Overview of rural broadband program for MN Agriculture and Rural Development and Housing Finance

Yesterday the Agriculture and Rural Development and Housing Finance learned about Minnesota’s rural broadband program from Danna Mackenzie at the Office of Broadband Development, Anna Boroff, Minnesota Cable Association, Brent Christensen, Minnesota Telcom Alliance and Nancy Hoffman with Minnesota Rural Broadband Coalition. The Agriculture and Rural Development and Housing Finance will be discussing broadband this year

You can listen to the meeting : http://mnsenate.granicus.com/player/clip/3122?view_id=2

Danna Mackenzie at the Office of Broadband Development

  • The state has been working on broadband since before 2008
  • The policies and programs have been iterative as we have learned
  • Four strong components:
    • Speed goals (set in 2010)
    • Mapping – to measure success
    • Office of Broadband Development – esp in DEED
    • State funding
  • The state is seeing success but some counties still need help. Four counties have less than 50 percent (Aitkin, Fillmore, Pine and Yellow Medicine) access to 25/3 access. We may need new strategies to fix this. There are feasibility studies and/or proposals for improvement in three of those counties)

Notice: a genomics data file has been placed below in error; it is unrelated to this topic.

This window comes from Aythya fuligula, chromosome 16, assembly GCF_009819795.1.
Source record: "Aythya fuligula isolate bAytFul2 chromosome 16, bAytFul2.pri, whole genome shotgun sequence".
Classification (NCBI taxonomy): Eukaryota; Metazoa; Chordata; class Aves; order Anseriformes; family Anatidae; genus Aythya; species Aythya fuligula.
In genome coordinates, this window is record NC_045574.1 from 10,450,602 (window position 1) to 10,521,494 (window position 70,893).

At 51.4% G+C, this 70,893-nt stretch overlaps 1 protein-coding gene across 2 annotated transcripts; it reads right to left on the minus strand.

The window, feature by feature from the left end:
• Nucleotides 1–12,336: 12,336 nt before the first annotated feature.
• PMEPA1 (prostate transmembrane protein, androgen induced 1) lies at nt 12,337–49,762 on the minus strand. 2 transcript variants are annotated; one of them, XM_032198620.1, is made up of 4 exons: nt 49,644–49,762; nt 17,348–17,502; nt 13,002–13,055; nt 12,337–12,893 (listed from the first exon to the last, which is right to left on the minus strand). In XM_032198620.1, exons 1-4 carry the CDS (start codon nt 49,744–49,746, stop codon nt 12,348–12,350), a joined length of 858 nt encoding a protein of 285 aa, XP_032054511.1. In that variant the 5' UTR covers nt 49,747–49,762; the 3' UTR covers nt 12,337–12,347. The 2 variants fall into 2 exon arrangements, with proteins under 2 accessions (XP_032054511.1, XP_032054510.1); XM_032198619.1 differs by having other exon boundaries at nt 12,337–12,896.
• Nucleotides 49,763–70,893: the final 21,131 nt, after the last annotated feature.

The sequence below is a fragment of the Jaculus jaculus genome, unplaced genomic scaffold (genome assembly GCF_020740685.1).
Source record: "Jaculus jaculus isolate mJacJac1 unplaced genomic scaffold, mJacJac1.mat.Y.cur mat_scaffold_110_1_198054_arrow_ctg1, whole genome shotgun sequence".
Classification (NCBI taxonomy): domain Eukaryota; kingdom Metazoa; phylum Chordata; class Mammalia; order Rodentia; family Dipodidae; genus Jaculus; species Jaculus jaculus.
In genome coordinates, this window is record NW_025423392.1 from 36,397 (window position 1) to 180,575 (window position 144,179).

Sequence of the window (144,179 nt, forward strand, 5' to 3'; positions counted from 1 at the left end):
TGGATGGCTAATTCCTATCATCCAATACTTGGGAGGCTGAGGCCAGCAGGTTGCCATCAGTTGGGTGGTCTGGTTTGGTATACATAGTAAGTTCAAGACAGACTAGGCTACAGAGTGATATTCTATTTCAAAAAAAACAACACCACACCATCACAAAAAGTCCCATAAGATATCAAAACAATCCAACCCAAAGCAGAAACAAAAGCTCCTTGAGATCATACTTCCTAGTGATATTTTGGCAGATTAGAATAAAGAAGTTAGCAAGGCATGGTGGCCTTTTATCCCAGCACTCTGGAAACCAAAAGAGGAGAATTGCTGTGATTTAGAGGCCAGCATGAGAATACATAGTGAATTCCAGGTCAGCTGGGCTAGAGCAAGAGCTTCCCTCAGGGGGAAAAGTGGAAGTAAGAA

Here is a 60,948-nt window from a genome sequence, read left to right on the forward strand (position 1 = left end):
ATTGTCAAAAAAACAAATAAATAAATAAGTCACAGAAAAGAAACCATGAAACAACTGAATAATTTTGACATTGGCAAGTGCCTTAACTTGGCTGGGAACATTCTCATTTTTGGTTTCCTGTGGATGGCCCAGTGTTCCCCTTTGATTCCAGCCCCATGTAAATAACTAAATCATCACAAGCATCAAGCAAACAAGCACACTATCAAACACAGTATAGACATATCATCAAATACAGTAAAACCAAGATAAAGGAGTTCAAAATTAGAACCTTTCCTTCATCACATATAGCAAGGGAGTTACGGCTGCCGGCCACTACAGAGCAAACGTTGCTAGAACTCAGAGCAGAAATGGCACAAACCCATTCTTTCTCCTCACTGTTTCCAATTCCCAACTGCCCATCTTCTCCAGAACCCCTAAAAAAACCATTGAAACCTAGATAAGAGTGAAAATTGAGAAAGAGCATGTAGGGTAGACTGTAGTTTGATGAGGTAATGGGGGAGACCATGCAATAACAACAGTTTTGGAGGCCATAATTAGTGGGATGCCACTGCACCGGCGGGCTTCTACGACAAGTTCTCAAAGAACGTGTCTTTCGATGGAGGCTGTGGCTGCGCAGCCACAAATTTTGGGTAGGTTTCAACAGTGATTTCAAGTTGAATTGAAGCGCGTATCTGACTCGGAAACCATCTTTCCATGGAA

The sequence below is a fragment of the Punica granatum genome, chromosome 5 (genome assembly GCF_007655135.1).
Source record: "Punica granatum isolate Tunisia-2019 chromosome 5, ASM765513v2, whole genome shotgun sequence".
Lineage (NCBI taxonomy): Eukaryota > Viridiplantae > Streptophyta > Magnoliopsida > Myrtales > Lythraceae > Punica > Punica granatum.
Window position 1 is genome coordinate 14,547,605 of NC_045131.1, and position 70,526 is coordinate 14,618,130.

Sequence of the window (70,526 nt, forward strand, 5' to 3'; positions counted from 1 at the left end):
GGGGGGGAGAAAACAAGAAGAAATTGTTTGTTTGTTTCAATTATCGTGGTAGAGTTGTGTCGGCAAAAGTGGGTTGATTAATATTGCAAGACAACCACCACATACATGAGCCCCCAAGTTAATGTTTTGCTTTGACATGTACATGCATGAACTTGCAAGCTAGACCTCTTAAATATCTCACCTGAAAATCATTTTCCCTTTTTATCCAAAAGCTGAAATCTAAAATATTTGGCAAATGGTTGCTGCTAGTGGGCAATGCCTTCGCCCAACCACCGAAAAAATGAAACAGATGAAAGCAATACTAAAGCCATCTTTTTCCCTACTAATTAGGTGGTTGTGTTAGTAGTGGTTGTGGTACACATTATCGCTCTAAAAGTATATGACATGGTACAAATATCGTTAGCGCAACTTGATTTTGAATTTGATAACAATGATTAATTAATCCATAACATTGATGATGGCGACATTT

• Much talk about the maps

Question from Kari Dziedzic: When you talk about 100 percent of household have access – are you looking at affordability?
Right now we only talk about availability from at least one option. We do have resources to track affordability

Question: Do you know which schools don’t have access?
I can get the list. There’s an area in the West Central part of the state. The other school is northwest angle.

  • We now track gigabit access too

Question: What kind of investment do we need to make – wires or equipment?
The program is tech neutral so we don’t have a specific answer. But we seem to fund a range that includes equipment, tower, wires…

  • We launched a speed test for the state to track consumer experience. We have about 6,000 tests but that’s not enough to draw conclusions

Question: DO some people ask for less than 50 percent match?
Applications get extra points if they are able to match more than 50 percent

  • People often ask how state and federal funding works together. We do use maps of federal funding to make decisions. We don’t go into areas that are working on enhancements but we have partnered with new projects to increase speeds of federally funded projects

Question: IN regards to feds, do you have info on how much they have spent or houses reached or miles built?
I don’t have that info today. There are multiple streams of funding.

Question: How much does it cost to cover a township?
It depends on the type of technology.

Question: How much to cover the state?